[can]   be   established   to   be   any   more   than   a   personal  

                  preference.    As  a  result,  I  uphold  the  previous  decisions  

                  rendered on this grievance.  



This was the Department's final action concerning Stavenjord's request for a Kosher  



diet.  



                                                        -3-                                                  6989
  


----------------------- Page 4-----------------------

         B.       The Prayer Shawl  



                  Sometime  before  August  2010,  Stavenjord  requested  authorization  to  



purchase a prayer shawl.  This request was denied.  



                  Stavenjord  appealed  to  Lyden,  arguing  that,  because  the  Department's  



policies and procedures expressly permit the use of "prayer shawls during religious  



                                                                   

activity," it was unreasonable to refuse to allow Stavenjord to purchase a shawl. Lyden  



affirmed the denial of his request, writing:  



                                                                                             

                  Although policy specifically references the allowable use of  

                  prayer shawls, policy also extends discretionary authority to  

                                                                      

                  the superintendent [of the prison] to restrict their use along  

                  with other religious activities.  As a result, no violation is  

                  found.  



This was the Department's final action concerning Stavenjord's request for a prayer  



shawl.  



III.      PROCEEDINGS  



                                       

                  In  June  2011  Stavenjord  filed  suit  in  the  Anchorage  Superior  Court,  



                                                                                            

alleging that prison officials at Spring Creek violated RLUIPA, as well as the First and  



                                                                                       

Fourteenth Amendments to the U.S. Constitution, by denying his requests to receive a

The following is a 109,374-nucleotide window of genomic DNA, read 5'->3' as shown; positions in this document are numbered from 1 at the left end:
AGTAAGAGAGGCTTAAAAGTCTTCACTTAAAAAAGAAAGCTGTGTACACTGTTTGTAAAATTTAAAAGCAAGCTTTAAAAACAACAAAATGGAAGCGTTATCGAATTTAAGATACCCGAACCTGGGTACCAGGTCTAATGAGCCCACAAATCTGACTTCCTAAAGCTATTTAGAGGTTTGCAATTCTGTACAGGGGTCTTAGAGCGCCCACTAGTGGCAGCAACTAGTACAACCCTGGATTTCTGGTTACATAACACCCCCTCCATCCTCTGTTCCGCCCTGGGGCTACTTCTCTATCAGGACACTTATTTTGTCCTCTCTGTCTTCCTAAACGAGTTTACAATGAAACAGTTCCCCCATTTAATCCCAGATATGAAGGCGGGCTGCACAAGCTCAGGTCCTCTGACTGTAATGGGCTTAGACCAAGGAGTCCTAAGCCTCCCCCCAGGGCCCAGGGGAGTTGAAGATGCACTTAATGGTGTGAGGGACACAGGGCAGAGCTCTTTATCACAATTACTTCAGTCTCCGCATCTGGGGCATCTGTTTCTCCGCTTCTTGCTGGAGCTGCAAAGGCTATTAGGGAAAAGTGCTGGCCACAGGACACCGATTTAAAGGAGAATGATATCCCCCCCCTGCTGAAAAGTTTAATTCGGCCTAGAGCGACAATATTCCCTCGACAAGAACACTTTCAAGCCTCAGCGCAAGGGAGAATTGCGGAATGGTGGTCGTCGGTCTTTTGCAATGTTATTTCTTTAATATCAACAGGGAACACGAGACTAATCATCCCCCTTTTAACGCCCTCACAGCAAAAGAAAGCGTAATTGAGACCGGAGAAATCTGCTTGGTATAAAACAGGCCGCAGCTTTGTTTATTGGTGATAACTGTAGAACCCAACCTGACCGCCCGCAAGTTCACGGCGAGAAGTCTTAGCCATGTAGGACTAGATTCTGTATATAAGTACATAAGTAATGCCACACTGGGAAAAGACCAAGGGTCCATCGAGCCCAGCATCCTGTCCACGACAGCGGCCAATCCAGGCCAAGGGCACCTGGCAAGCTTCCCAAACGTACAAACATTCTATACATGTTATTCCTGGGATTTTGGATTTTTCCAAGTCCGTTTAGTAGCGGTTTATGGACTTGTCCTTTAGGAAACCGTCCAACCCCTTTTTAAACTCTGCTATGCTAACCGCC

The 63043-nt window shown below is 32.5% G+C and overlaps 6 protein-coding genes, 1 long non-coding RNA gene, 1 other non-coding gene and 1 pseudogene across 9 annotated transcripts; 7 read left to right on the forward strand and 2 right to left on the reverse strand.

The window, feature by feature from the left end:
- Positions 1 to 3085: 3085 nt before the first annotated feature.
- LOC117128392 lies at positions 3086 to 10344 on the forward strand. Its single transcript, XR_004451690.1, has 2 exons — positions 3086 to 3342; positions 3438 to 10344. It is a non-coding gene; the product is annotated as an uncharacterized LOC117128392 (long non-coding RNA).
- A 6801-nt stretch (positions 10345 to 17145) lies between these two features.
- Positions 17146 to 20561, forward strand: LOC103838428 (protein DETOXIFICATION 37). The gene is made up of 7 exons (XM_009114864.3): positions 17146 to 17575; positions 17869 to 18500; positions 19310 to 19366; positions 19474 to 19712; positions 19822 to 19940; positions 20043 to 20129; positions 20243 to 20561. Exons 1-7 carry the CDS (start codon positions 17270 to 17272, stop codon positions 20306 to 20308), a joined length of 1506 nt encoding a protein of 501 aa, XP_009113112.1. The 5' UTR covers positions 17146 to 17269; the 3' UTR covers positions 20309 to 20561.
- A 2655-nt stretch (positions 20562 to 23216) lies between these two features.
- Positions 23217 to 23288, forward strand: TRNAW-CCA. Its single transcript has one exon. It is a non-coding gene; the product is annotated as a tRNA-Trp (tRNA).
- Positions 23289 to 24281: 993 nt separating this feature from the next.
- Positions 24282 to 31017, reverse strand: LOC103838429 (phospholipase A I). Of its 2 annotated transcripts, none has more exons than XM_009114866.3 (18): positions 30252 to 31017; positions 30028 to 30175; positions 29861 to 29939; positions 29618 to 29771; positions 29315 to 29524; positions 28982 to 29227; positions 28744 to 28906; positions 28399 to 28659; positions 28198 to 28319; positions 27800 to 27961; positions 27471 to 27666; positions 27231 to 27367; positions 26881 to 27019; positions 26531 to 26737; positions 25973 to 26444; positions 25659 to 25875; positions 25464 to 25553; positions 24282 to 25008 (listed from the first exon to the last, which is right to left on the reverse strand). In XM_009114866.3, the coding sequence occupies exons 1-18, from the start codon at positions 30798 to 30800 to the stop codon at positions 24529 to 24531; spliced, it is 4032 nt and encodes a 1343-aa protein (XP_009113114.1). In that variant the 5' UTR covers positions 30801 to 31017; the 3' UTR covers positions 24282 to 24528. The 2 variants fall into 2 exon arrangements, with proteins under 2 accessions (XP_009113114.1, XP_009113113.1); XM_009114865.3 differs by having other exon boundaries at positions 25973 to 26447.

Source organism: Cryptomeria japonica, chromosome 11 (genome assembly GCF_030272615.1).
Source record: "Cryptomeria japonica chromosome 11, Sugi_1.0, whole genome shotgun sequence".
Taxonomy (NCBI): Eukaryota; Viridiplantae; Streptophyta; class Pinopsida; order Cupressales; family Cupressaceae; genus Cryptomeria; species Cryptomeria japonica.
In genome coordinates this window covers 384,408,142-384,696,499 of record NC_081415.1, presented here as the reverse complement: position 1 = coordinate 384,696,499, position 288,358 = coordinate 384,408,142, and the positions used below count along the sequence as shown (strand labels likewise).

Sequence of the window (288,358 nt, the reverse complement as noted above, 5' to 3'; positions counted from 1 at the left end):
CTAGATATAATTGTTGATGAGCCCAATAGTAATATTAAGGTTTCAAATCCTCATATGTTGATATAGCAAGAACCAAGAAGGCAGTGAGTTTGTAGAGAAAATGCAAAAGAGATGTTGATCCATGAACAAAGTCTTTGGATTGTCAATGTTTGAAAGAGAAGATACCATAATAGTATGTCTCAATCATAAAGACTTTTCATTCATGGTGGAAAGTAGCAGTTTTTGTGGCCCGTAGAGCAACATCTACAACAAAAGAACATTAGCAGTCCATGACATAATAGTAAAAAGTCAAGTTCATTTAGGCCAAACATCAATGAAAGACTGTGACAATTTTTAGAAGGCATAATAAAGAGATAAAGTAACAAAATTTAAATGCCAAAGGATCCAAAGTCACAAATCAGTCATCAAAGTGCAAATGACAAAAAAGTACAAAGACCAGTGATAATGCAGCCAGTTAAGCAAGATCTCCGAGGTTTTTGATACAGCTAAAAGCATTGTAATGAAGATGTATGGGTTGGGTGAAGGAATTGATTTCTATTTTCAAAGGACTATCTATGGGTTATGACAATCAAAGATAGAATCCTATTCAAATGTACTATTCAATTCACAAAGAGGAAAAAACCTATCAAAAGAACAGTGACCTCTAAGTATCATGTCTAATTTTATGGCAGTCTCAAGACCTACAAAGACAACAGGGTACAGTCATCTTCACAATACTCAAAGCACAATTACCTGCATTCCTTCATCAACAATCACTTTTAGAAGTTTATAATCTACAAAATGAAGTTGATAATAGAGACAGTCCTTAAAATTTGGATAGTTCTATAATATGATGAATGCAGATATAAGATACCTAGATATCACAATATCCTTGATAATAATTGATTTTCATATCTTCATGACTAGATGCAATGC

Kosher diet and purchase a prayer shawl.  



                       

                  In April 2012 Stavenjord filed a motion for summary judgment on these  



claims.  He submitted an affidavit stating, "It is my sincerely held religious belief that  



these two requests will benefit my exercise of religion," and referring to his verified  



complaint. The verified complaint contained a number of relevant statements:  



                                                                             

                           (1)      "The  request  submitted  by  Stavenjord  for  a  

                  Kosher   (religious)   diet,   was   Stavenjord's   firmly   held  

                  religious belief that a Kosher diet would benefit him as an  

                  important religious practice."  



                                                         -4-                                                   6989
  


----------------------- Page 5-----------------------

                             (2)       "The request for religious diet was Stavenjord's  

                                                                                    

                    firmly held religious belief that this diet would benefit his  

                    religious exercise."  



                             (3)       "It is Stavenjord's firmly held religious belief  

                    that  a  Kosher  diet  is  the  closest  to  Buddhist  requirements  

                                          

                   possible for a Buddhist that eats meat."  



                             (4)       "Stavenjord's  inability  to  possess  and  use  a  

                                                                                                    

                   prayer  shawl,  and  inability  to  partake  in  a  religious  diet,